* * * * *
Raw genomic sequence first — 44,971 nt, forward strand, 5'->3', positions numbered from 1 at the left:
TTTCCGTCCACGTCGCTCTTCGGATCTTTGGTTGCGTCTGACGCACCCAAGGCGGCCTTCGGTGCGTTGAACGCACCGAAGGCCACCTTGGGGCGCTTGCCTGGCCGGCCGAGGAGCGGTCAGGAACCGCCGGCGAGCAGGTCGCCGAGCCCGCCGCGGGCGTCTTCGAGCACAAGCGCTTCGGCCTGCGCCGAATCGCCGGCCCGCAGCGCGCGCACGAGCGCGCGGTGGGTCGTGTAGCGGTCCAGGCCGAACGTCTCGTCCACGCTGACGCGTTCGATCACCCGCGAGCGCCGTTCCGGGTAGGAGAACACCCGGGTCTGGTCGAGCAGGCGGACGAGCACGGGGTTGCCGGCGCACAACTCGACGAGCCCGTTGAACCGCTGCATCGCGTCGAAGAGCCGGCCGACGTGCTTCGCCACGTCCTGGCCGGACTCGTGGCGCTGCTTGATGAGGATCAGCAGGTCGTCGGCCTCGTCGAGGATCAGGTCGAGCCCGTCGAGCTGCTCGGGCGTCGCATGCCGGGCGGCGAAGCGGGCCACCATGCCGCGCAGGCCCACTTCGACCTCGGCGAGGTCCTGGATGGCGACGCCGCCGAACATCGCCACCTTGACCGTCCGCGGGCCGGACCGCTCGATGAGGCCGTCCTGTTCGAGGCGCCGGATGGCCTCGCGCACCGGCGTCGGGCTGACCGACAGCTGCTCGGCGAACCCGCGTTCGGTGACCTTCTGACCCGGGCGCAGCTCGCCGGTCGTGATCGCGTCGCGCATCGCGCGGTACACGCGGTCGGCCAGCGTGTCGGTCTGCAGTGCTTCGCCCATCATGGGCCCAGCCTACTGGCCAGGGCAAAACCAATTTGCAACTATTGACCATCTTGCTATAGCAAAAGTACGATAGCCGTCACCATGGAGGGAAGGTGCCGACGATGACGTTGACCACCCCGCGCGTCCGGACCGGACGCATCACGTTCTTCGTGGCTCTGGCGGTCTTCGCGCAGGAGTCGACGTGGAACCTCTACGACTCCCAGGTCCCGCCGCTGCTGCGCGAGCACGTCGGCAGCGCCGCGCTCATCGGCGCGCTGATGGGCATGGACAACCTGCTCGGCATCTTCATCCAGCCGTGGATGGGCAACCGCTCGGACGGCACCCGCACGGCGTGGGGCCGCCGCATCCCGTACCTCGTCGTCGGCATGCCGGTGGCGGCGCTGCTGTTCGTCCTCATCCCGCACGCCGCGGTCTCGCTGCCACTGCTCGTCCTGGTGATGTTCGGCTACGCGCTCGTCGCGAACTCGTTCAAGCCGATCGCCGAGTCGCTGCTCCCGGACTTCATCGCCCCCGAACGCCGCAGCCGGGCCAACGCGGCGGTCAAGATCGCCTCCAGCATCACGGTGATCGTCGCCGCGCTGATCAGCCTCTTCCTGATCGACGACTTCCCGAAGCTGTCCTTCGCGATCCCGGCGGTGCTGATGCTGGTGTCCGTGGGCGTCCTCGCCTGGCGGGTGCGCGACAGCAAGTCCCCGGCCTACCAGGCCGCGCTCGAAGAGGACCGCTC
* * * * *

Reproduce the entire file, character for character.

Raw genomic sequence first — 44,971 nt, forward strand, 5'->3', positions numbered from 1 at the left:
TTTCCGTCCACGTCGCTCTTCGGATCTTTGGTTGCGTCTGACGCACCCAAGGCGGCCTTCGGTGCGTTGAACGCACCGAAGGCCACCTTGGGGCGCTTGCCTGGCCGGCCGAGGAGCGGTCAGGAACCGCCGGCGAGCAGGTCGCCGAGCCCGCCGCGGGCGTCTTCGAGCACAAGCGCTTCGGCCTGCGCCGAATCGCCGGCCCGCAGCGCGCGCACGAGCGCGCGGTGGGTCGTGTAGCGGTCCAGGCCGAACGTCTCGTCCACGCTGACGCGTTCGATCACCCGCGAGCGCCGTTCCGGGTAGGAGAACACCCGGGTCTGGTCGAGCAGGCGGACGAGCACGGGGTTGCCGGCGCACAACTCGACGAGCCCGTTGAACCGCTGCATCGCGTCGAAGAGCCGGCCGACGTGCTTCGCCACGTCCTGGCCGGACTCGTGGCGCTGCTTGATGAGGATCAGCAGGTCGTCGGCCTCGTCGAGGATCAGGTCGAGCCCGTCGAGCTGCTCGGGCGTCGCATGCCGGGCGGCGAAGCGGGCCACCATGCCGCGCAGGCCCACTTCGACCTCGGCGAGGTCCTGGATGGCGACGCCGCCGAACATCGCCACCTTGACCGTCCGCGGGCCGGACCGCTCGATGAGGCCGTCCTGTTCGAGGCGCCGGATGGCCTCGCGCACCGGCGTCGGGCTGACCGACAGCTGCTCGGCGAACCCGCGTTCGGTGACCTTCTGACCCGGGCGCAGCTCGCCGGTCGTGATCGCGTCGCGCATCGCGCGGTACACGCGGTCGGCCAGCGTGTCGGTCTGCAGTGCTTCGCCCATCATGGGCCCAGCCTACTGGCCAGGGCAAAACCAATTTGCAACTATTGACCATCTTGCTATAGCAAAAGTACGATAGCCGTCACCATGGAGGGAAGGTGCCGACGATGACGTTGACCACCCCGCGCGTCCGGACCGGACGCATCACGTTCTTCGTGGCTCTGGCGGTCTTCGCGCAGGAGTCGACGTGGAACCTCTACGACTCCCAGGTCCCGCCGCTGCTGCGCGAGCACGTCGGCAGCGCCGCGCTCATCGGCGCGCTGATGGGCATGGACAACCTGCTCGGCATCTTCATCCAGCCGTGGATGGGCAACCGCTCGGACGGCACCCGCACGGCGTGGGGCCGCCGCATCCCGTACCTCGTCGTCGGCATGCCGGTGGCGGCGCTGCTGTTCGTCCTCATCCCGCACGCCGCGGTCTCGCTGCCACTGCTCGTCCTGGTGATGTTCGGCTACGCGCTCGTCGCGAACTCGTTCAAGCCGATCGCCGAGTCGCTGCTCCCGGACTTCATCGCCCCCGAACGCCGCAGCCGGGCCAACGCGGCGGTCAAGATCGCCTCCAGCATCACGGTGATCGTCGCCGCGCTGATCAGCCTCTTCCTGATCGACGACTTCCCGAAGCTGTCCTTCGCGATCCCGGCGGTGCTGATGCTGGTGTCCGTGGGCGTCCTCGCCTGGCGGGTGCGCGACAGCAAGTCCCCGGCCTACCAGGCCGCGCTCGAAGAGGACCGCTC